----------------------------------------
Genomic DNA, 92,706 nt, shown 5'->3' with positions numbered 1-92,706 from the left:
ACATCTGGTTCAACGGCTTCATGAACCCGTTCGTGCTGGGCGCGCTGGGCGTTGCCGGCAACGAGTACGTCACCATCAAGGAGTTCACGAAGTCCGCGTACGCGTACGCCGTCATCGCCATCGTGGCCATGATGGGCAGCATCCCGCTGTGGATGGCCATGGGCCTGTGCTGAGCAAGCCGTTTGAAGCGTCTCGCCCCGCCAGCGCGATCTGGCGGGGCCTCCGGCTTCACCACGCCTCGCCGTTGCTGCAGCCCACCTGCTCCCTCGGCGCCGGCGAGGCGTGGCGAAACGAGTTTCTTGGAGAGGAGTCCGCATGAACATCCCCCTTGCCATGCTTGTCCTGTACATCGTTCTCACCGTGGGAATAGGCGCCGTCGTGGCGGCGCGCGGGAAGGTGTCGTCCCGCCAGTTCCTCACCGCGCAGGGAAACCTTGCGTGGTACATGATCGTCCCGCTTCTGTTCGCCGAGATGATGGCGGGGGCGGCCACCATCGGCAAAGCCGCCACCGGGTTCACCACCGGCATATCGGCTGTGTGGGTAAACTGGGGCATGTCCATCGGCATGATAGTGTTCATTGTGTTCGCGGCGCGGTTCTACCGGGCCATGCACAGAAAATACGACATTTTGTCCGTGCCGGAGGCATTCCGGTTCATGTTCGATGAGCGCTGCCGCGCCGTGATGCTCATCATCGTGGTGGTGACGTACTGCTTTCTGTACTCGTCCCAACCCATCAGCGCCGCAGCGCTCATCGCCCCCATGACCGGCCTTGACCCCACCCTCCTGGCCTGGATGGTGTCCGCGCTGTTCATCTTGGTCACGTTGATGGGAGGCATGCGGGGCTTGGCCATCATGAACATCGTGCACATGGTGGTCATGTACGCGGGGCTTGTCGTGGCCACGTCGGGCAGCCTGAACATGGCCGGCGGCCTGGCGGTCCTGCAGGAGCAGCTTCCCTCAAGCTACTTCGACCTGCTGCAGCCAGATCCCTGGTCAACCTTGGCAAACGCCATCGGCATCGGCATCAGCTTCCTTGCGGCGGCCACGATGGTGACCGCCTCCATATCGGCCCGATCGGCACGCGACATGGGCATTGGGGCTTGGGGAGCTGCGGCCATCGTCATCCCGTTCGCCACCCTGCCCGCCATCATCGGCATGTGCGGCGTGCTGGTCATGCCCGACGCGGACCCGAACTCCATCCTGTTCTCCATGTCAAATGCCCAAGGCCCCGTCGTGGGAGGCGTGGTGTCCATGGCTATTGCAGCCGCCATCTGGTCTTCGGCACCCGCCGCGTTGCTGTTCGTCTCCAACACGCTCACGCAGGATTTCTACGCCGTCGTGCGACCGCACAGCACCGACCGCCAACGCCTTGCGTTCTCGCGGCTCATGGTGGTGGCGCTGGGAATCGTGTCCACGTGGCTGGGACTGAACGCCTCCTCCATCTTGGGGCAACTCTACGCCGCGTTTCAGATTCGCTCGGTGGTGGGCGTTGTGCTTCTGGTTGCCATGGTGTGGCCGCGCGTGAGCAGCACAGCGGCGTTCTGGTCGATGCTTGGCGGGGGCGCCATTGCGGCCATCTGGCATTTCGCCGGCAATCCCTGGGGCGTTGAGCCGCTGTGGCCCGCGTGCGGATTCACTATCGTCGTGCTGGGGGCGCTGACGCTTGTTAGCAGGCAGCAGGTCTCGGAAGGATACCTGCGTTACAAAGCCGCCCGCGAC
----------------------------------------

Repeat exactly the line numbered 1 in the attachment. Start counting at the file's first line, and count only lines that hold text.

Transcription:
Genomic DNA, 92,706 nt, shown 5'->3' with positions numbered 1-92,706 from the left: